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J.D. King and the Coachmen - American Mercury

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Artist: J.D. King and the Coachmen

Album: American Mercury

Label: Ecstatic Peace!

Review date: Oct. 15, 2006

Had Thurston Moore not gone on to found Sonic Youth, The Coachmen would likely remain a obscure footnote in the history of New York’s late seventies underground. Their demo tape, entitled Failure to Thrive, documented the group’s Velvets-inspired rock, not enough to rocket the group to stardom, but a pleasant surprise when the recordings emerged posthumously in 1988, proving that the band was worth attention outside of being an early fragment of Moore’s pre-Sonic biography. No matter how much anyone enjoyed Failure to Thrive in ’88, though, a reunion was unlikely, and the days of The Coachmen seemed definitively over. When Ten Compositions: New Frontiers in Free Rock surfaced in 1999, 20 years after Failure to Thrive was recorded. The sound was nothing like the band’s earlier material, and founding member J.D. King was the only holdover from the band’s original line-up. American Mercury, the second release from this second incarnation of the group, continues The Coachmen’s forays to rock’s outer edges.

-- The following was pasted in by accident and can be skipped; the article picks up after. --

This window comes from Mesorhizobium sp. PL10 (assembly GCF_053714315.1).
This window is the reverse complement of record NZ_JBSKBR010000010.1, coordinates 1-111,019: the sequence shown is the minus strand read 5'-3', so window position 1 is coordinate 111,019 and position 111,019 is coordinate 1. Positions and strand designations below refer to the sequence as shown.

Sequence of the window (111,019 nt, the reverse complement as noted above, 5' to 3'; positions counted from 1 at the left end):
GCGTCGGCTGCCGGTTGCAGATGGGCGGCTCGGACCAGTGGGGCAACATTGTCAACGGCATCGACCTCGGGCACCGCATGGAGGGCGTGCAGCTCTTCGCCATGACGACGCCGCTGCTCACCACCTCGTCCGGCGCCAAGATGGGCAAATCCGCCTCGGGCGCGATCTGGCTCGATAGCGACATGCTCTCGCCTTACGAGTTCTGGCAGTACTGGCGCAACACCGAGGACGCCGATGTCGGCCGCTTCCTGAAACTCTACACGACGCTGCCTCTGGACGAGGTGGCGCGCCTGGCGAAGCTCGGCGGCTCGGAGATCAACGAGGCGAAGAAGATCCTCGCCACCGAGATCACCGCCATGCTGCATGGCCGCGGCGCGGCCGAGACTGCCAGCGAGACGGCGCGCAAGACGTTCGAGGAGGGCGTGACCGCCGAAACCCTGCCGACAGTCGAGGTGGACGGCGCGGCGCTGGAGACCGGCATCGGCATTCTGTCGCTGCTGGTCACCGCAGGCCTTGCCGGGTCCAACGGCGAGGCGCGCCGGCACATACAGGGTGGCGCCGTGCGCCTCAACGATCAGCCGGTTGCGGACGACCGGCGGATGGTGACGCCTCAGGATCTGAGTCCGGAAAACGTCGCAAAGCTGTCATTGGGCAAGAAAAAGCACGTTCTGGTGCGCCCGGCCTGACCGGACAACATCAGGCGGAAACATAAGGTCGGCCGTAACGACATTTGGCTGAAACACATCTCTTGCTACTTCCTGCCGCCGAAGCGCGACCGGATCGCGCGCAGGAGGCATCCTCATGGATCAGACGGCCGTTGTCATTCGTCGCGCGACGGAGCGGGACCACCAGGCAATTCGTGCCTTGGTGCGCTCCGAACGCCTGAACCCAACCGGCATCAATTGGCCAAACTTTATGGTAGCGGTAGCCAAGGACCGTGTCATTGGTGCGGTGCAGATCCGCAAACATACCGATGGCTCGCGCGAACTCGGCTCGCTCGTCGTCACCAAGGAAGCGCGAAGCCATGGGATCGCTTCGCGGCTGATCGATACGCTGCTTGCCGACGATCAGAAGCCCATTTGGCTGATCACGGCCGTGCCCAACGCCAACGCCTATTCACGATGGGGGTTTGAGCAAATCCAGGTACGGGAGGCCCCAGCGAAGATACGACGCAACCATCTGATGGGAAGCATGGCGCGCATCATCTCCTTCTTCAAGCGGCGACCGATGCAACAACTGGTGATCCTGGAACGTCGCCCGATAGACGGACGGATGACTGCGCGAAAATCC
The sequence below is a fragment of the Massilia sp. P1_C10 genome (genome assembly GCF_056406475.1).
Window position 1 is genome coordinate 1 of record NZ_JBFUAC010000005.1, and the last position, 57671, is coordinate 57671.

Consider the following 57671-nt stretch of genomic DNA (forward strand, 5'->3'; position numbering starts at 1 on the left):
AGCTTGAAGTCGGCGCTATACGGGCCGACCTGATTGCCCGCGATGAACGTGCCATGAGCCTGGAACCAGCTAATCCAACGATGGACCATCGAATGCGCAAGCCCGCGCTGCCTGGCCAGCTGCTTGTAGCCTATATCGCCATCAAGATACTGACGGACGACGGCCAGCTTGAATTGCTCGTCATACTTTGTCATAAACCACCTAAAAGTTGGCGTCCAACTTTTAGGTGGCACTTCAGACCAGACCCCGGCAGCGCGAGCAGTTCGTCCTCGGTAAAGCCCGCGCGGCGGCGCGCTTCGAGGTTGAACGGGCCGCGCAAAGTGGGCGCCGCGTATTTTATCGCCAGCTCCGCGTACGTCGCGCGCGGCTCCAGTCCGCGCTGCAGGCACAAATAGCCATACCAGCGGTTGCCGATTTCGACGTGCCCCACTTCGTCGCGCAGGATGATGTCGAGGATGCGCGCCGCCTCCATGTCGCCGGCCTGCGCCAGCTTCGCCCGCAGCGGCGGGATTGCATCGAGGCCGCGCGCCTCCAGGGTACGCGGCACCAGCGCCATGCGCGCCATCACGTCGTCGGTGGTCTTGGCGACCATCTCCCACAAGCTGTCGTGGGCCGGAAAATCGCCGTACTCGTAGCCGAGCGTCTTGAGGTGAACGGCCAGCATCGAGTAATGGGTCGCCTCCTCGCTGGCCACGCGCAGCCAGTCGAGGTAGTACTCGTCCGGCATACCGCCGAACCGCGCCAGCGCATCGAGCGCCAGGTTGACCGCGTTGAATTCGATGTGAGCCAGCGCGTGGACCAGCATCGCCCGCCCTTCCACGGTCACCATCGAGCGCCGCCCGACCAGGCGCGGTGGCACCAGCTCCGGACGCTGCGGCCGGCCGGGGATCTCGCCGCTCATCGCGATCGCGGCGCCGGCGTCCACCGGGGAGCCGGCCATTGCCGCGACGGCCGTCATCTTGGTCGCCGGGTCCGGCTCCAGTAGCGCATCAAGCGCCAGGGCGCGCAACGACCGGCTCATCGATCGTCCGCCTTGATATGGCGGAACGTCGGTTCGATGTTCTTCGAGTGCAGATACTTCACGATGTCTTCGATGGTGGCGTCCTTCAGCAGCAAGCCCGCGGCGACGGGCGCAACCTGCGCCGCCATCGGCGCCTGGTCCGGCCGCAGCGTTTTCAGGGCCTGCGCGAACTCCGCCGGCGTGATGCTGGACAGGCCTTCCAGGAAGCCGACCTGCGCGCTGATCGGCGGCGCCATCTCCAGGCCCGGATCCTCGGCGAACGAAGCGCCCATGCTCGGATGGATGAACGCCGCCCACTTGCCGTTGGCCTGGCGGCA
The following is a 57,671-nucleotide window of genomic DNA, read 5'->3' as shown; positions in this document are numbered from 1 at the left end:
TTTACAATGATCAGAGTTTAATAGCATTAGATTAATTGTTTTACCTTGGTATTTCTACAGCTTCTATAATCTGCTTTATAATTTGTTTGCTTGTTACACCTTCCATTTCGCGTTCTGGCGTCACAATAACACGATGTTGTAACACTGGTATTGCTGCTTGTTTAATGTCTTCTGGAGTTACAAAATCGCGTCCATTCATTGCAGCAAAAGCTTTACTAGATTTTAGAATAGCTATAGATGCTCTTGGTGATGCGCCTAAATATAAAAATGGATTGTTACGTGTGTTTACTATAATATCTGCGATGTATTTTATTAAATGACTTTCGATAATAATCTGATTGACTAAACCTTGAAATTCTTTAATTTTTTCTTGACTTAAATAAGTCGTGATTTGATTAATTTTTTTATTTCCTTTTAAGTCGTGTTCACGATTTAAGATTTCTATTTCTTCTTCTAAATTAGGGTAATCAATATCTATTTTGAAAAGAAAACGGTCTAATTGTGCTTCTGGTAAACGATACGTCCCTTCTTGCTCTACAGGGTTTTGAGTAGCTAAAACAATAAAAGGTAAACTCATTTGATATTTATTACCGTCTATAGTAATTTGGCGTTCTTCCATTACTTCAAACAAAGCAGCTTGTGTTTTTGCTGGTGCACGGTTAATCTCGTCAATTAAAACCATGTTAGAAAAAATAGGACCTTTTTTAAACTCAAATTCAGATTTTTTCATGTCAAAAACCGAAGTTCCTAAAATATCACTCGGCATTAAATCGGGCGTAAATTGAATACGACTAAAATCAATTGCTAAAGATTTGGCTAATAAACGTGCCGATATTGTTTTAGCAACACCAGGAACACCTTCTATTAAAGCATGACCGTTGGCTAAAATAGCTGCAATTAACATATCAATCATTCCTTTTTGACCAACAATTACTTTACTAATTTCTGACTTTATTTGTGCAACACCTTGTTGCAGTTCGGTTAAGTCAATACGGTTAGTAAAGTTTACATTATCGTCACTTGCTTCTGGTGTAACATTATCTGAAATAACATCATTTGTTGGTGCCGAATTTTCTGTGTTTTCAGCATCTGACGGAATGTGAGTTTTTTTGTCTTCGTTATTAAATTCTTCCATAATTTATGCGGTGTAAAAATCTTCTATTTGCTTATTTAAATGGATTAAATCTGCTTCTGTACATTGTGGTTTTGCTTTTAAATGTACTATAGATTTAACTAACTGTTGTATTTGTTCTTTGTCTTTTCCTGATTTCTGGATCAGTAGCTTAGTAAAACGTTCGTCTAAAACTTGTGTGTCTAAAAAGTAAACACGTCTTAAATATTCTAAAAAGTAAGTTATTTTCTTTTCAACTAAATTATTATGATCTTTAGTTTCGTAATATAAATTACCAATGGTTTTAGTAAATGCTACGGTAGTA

There’s a hint in American Mercury of the ragged energy that fueled The Coachmen’s music decades ago, but this new version of the group engages rock music in a wholly different way. Melody and steady rhythm aren’t entirely MIA, but King’s newest compositions rely heavily on abstraction and recontextualization, with little at all (aside from King’s involvement) to link this group to the original Coachmen. Slow burners like “Bees Caught in the Wrong Hive” and “In Memory of John Morrison Birch” brood and simmer under cloudy skies, while (most notably on “Untitled #17”) guitars are used for an Eastern-tinged sitar effect with listenable, if somewhat transparent results. There are rockers, too, like “Hot Rods and Electric Guitars,” though at the group’s most raucous, King’s composition keeps things intentionally frustrating, with lines disconnected, and rhythms left to strike out on their own under the fuzzed-out commotion. Stabs at psychedelia are often shortchanged; “ Magic Hour Glass Shoppe” is undercut buy a tremendously insistent drumbeat, pushing into the mix with in a bit of heavy-handed interruption. It’s this sense of discord that is the downfall of some of American Mercury’s most promising material, and tracks like “Composition 11” and “Blues for Elizabeth Bently” are too disorderly for their own good, unable to sustain the momentum they promise.

Athletes, therapists and motivational posters everywhere spout the benefits of keeping it simple, and their advice just might benefit J.D. King. American Mercury blazes an honorably distinctive trail, but it’s hard not to feel that The Coachmen might be best served by keeping things a little less complicated.

By Adam Strohm

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